Egypt is not limited by its ties with Russia from doing business with other countries. It takes considerable attempts to attract investments from all over the world in its huge economy that needs to be well fueled to kick start considerable growth - its potential is truly enormous. Egypt recently signed a historical military cooperation protocol with France. It is also upholding traditional ties with the U.S., however, the trust has been undermined.
The epoch of ideology affiliation is over, and logic of ties is dictated by economy, business and other political interests, preconditioned by the internal demands.
The bilateral relations between the two countries are cemented by the truly warm personal relations between national leaders, who have much in common: both strong, powerful and charismatic. The multi-confessional core of the counties, that in the case of Egypt faced a dramatic threat under the Muslim Brotherhood, unites the countries, as well as a moderate conservatism and illiberal democracy that is installed within their borders and raises much criticism from “the international community.”
The strategic alliance between the two countries is neither a threat to the stability of the countries of the Northern Mediterranean, nor a muscle-flexing game. However, the “international community” has too much temptation to look at the matter in this way, especially taking into account the current confrontation between Russia and the West. Mostly it’s a reminder that there is life beyond the borders of “the international community,” that there are players strong enough to form alliances and to have military drills in “the international community’s” backyard. Taking into account the global challenges and threats the world now faces, the strategic alliance between Egypt and Russia should mostly be welcomed, as cooperation between them has a direct influence on the security situation in the regional space and thus is in the interests of all players.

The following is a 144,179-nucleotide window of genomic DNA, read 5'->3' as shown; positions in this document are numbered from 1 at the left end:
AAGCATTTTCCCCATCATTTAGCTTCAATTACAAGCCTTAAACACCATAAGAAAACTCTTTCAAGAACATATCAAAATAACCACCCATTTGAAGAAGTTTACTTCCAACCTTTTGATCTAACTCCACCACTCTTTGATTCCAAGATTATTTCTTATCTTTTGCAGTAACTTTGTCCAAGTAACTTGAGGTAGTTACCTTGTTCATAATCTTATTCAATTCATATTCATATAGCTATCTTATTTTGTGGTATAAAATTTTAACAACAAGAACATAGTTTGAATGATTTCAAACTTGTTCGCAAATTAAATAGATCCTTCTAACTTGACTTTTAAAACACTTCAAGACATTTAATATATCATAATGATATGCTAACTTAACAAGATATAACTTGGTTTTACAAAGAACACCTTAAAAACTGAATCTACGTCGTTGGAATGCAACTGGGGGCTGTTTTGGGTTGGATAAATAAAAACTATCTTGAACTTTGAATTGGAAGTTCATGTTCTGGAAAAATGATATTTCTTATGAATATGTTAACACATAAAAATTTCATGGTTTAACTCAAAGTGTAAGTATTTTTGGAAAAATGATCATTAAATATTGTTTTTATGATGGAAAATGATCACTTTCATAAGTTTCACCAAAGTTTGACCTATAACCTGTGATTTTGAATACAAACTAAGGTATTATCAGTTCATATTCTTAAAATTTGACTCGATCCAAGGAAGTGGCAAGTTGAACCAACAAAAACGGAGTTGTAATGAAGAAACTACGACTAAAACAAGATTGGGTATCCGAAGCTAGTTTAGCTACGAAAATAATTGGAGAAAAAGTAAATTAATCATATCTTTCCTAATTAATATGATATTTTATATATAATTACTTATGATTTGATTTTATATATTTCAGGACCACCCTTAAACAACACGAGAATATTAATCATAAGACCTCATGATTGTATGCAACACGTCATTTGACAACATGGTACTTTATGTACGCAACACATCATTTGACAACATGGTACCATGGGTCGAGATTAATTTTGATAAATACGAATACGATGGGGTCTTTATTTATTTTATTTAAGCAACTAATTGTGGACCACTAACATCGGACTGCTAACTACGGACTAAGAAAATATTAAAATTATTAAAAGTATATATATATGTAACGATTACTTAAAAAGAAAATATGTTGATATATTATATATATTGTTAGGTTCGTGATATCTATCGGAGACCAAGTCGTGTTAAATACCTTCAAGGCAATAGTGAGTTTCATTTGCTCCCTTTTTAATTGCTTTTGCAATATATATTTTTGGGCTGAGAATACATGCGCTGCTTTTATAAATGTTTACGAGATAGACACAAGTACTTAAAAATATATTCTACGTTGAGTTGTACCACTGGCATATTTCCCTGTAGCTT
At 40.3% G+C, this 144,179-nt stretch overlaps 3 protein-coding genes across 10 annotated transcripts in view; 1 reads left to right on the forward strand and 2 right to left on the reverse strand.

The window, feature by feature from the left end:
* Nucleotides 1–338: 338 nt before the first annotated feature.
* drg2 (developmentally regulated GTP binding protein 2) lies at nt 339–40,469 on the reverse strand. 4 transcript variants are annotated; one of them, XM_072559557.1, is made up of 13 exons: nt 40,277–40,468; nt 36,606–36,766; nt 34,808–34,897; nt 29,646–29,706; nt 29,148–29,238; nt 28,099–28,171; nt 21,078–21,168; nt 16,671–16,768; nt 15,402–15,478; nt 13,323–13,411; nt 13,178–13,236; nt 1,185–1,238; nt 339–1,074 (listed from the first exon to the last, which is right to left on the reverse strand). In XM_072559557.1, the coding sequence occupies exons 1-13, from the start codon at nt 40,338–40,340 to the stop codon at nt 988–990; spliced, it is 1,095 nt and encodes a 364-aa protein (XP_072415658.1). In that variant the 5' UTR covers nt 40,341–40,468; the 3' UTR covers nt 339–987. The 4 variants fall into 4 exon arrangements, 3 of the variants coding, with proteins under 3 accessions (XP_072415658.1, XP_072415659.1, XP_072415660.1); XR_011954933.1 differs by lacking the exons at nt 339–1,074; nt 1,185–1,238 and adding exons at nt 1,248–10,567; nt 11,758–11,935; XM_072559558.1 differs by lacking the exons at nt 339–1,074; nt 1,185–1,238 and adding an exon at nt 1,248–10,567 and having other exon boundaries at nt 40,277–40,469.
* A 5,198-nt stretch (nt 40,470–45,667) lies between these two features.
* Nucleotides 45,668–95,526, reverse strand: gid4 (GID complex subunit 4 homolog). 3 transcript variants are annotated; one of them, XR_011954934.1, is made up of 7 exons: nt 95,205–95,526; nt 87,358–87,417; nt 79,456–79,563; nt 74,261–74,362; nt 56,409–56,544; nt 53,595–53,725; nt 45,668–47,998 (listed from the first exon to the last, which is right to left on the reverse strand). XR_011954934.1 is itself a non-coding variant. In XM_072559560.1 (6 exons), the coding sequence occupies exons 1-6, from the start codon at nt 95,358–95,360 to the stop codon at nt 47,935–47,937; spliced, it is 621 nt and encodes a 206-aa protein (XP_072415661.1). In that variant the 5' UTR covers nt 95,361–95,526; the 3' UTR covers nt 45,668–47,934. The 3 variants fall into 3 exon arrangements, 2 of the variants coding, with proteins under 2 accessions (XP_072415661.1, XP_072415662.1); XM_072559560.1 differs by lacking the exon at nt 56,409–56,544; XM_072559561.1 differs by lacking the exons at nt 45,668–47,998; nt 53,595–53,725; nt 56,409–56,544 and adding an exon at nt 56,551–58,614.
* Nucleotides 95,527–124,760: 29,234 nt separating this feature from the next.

Maria Dubovikova is a President of IMESClub and CEO of MEPFoundation. Alumni of MGIMO (Moscow State Institute of International Relations [University] of Ministry of Foreign Affairs of Russia), now she is a PhD Candidate there. Her research fields are in Russian foreign policy in the Middle East, Euro-Arab dialogue, policy in France and the U.S. towards the Mediterranean, France-Russia bilateral relations, humanitarian cooperation and open diplomacy. She can be followed on Twitter: @politblogme